What Is a Spendthrift Clause in a Trust?

A spendthrift, of course, is a person who spends without regard to thrift. (When the word was coined, one meaning of "thrift" was "wealth," so a spendthrift was originally one who spent his wealth.) Ordinarily, the interest held by a beneficiary in a trust is something a spendthrift can spend—an asset of the beneficiary, having some monetary value. The beneficiary can alienate (i.e., transfer ownership to another person or entity) that interest, for example by assignment. And a creditor of the beneficiary can ordinarily attach the beneficiary's interest in the trust to the extent of the debt, and receive some portion of distributions from the trust to which the beneficiary is entitled, until the debt is satisfied.

A spendthrift clause is simply a provision in a trust intended to thwart these operations. It prevents the beneficiary from alienating his or her interest in the trust, whether voluntarily or involuntarily (thereby prohibiting creditors from attaching the interest).

State Law Enforceability of Spendthrift Clauses

But in order for spendthrift clauses to be effective, they must be enforceable under applicable state law. Virtually every state recognizes spendthrift clauses as valid in some form. About half the states have a statute legitimizing spendthrift trusts; the others have recognized them by judicial decision.

The effect of spendthrift clauses may be eroding to different degrees in the various states, but the spendthrift trust remains a powerful planning tool. In view of the complications, as spendthrift law continues to develop, individuals are strongly urged to work with an attorney experienced in their state's law in this matter.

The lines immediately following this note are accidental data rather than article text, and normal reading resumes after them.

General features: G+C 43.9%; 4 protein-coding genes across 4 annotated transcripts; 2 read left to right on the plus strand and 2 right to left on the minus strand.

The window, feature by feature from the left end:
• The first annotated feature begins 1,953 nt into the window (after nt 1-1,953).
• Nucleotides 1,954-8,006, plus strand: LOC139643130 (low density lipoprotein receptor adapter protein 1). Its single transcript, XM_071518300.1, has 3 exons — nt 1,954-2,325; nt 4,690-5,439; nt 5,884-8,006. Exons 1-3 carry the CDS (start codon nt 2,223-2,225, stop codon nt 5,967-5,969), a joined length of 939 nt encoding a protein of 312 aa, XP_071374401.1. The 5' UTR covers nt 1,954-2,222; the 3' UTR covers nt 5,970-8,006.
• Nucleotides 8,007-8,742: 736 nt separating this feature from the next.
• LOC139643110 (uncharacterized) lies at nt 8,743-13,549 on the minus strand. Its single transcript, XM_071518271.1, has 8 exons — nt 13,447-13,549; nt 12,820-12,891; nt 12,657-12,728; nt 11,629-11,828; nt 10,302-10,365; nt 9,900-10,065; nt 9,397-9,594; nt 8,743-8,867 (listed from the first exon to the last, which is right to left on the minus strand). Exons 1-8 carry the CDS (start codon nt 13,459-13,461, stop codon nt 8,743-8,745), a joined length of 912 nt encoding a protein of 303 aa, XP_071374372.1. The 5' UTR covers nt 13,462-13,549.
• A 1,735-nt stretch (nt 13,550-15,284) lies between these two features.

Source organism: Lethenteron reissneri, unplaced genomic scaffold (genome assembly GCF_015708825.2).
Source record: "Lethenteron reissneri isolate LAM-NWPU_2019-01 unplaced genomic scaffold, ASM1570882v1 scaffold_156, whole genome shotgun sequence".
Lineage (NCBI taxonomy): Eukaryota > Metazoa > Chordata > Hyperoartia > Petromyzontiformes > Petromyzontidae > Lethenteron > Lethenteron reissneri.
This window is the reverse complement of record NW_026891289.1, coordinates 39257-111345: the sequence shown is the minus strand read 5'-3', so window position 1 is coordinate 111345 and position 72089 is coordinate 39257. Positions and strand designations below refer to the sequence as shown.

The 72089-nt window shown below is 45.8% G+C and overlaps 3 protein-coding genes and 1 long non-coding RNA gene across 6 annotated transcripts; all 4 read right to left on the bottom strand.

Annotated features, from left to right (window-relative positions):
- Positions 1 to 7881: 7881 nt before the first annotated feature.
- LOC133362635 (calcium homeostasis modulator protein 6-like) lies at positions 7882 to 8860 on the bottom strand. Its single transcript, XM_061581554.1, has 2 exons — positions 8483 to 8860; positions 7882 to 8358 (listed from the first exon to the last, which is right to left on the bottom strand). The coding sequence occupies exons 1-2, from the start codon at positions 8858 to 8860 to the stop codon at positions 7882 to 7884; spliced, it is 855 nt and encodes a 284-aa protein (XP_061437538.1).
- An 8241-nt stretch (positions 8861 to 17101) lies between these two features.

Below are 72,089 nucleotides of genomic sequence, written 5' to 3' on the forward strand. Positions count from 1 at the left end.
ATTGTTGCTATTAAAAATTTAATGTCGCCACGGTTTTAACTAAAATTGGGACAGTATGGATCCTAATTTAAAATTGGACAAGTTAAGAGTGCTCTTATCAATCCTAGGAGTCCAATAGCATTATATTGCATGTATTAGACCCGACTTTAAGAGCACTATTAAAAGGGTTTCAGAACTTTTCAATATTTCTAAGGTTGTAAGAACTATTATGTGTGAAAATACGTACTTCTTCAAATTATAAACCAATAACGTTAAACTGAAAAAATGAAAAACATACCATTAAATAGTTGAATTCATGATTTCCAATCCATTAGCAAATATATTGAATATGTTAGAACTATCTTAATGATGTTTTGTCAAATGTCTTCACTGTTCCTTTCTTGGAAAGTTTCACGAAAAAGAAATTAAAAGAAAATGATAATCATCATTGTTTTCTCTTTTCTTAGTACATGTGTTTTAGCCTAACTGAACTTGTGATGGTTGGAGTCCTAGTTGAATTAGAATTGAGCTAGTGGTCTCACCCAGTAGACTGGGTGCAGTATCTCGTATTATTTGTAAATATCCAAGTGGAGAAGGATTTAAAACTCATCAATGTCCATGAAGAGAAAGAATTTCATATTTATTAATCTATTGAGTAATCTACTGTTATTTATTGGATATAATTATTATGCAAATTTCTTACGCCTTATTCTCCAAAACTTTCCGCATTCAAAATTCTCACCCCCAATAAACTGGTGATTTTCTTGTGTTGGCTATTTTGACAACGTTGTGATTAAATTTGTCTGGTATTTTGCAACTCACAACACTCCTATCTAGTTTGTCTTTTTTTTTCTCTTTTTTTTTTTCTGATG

Recent Posts

See All

Common Legal Terms Relating To Wills And Intestacy

ABATEMENT Cutting back certain gifts under a will when it's necessary to meet expenses, pay taxes, satisfy debts or take care of other bequests that are given priority under law or under the will. ADE

Proceeds of Life Insurance - I.R.C. §2042

Internal Revenue Code section §2042 deals with the inclusion in the gross estate, of the proceeds of life insurance policies, payable by reason of the death of the insured. In general, the insurance


Wills, Trusts & Estates 

30 years of

1180 6th Avenue

8th Floor

New York, New York 10036

Call For Consultation:

212-843-4059 or 646-946-8327




Adler & Adler celebrating 30 years of succesful law practice
Top attorney Robert Adler gets highest rating from Avvo.

Serving New York State: New York City including Manhattan (New York County); Brooklyn (Kings County); Bronx; Queens; Staten Island (Richmond County); Long Island (Nassau County and Suffolk County); Westchester County, Rockland County, Erie County, Schenectady County,

Monroe County, Onandaga County, Orange County, Albany County, Dutchess County, Broome County, Sullivan County, and Ulster County.

​​​​ © 2019 Adler & Adler, PLLC - Attorney Advertising.  The content on this site does not constitute legal advice. There is no attorney-client relationship created through the presentation of this website or your sending us any information about your activities or needs. The commencement of an attorney-client relationship requires  our mutual written agreement on terms of engagement.